I define panic as disruptive illogical behavior that can lead to harm in self or others. Hoarding fits the description in my book. Others are welcome to disagree.

            Not everyone is panicking, however. Some are taking this too lightly. (Some clients insist on shaking hands. That is unnecessary at times like this.) I agree with shutting things down for a while to slow the spread of the virus so hospitals can better manage the flow of the ill.

            A brief history of pandemics and the impact on the economy and stock market leads me to believe the markets are where the bulk of the panic exists. I provided links in the post so as not to go off on a tangent. Check the link on the Spanish Flu. You can see market reaction in a pandemic that killed up to 50 million. You can’t even find it in the market action. Or the economic numbers.

            Finally, I have had a lot of assumptions made about me and this post. For example, I was accused of not understanding what it is like in China so I have no idea what is about to hit us. (A form of panic, I think.). It is true I never traveled to China, but my oldest daughter has spent considerable time there teaching English as a second language. She currently has nearly daily contact with several families in China she has worked with. My personal knowledge might be limited, but I have not pulled things out of thin air.

            What amuses me is the TP hoarding. We had it here for a while. Now, the manufacturers made more and there is plenty in stores. This is a pandemic; not the zombie apocalypse or nuclear war. There is no reason for anyone to hoard anything! Stuff is still being made. And as for the stock market, we will get a recession, but this is not a systemic break; it is a societal agreement to slow down for a few months. Once the state of emergency passes the economy will do well. Very well, actually, considering how much cheap money they’re pumping into it.

            Now the oil price decline might do a bit more lasting economic damage. But that is another story.

          • James on March 19, 2020 at 11:57 am

            Agree with you 100% on the hoarding, so we do have some common ground here. I appreciate the site and the work you do – don’t want to end it on a negative note.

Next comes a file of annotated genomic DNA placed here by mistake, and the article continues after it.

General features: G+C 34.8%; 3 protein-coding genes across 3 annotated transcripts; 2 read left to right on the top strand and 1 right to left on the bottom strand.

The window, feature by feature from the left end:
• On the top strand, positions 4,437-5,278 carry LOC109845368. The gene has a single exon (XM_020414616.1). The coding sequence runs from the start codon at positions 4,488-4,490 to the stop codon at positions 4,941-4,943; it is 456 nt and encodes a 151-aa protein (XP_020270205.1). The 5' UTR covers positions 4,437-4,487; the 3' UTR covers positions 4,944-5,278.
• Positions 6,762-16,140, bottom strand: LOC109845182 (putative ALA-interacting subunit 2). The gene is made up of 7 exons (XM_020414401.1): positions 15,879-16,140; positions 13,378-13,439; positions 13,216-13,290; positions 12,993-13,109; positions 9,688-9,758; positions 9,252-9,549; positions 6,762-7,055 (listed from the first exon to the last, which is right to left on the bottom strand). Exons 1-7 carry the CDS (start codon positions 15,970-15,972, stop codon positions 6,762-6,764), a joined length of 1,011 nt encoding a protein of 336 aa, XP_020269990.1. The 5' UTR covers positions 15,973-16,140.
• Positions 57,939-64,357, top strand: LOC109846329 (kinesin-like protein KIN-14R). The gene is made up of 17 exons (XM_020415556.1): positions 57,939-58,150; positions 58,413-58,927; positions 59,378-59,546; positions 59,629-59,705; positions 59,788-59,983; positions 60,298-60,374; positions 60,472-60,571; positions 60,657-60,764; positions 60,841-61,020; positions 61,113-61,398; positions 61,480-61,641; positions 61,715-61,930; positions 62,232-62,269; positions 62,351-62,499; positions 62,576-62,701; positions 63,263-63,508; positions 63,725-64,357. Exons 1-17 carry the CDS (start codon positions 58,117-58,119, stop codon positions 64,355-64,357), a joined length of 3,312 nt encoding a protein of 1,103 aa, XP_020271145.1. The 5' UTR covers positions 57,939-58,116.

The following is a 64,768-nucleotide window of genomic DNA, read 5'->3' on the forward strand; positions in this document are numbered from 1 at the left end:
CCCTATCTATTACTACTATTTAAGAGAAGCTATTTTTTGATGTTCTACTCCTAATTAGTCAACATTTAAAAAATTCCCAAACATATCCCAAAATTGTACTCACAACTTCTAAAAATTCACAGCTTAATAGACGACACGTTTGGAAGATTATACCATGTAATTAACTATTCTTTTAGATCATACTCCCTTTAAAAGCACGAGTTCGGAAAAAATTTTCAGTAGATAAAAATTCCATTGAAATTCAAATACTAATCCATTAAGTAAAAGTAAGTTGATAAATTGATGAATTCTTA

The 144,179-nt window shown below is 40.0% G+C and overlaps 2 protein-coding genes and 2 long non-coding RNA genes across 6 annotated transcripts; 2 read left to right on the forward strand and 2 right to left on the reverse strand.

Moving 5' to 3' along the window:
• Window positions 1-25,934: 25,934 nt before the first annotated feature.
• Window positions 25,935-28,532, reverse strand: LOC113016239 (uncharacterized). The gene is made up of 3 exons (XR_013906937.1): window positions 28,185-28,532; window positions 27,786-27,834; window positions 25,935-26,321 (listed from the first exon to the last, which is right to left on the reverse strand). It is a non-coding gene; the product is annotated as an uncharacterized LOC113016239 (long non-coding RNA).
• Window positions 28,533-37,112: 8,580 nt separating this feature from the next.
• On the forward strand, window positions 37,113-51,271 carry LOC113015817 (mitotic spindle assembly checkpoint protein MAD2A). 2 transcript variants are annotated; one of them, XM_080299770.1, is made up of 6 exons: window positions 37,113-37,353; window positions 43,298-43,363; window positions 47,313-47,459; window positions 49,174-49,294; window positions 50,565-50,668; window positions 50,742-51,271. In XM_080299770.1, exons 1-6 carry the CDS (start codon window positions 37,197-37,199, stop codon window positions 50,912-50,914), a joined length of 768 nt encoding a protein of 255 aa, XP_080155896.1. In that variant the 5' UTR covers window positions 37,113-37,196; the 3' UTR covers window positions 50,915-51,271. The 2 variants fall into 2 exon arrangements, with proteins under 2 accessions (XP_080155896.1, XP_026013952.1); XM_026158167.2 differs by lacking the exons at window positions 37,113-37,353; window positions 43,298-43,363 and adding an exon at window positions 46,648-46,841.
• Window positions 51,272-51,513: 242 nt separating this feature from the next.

8. Carolyn on March 17, 2020 at 6:37 am

    Since we have never been in this situation in our lifetime, you can not foresee what is going to happen. Stick to what you actually know, please. People that panic jump off buildings. No one here is really panicking.

    • Keith Taxguy on March 17, 2020 at 6:51 am

      Investors are panicking, Carolyn. The stock market is pricing in some apocalyptic event. A minor reading of the business web pages like CNBC actually say it. Not everyone who panics jumps off buildings. Some hoard instead. That is a selfish act that can lead to harm, financially to self and medically to others. People hoarding hand sanitizer to sell at unreasonable prices on Amazon and eBay put lives at risk when many later have no access to sanitizers. People paying over $100 for said bottle of sanitizer when the CDC has said washing your hands with soap for 20 seconds is more effective is also a form of panic.

      What you are unaware of, Carolyn, is the 20-30 calls my office is getting every day (and even more emails) from people in sheer panic. I have to talk them down they are so hysterical. And I really need to get tax returns done! I am an accountant! Some have even mentioned suicide as a preferable way to die over the potential risks of COVID-19. I have published daily on social media, helping people make better decisions when it comes to their investments. People have stated they welcome the daily pep talk as it helps them through the day. It is why I choose to publish something on this blog. I hope it brings you value as well, Carolyn.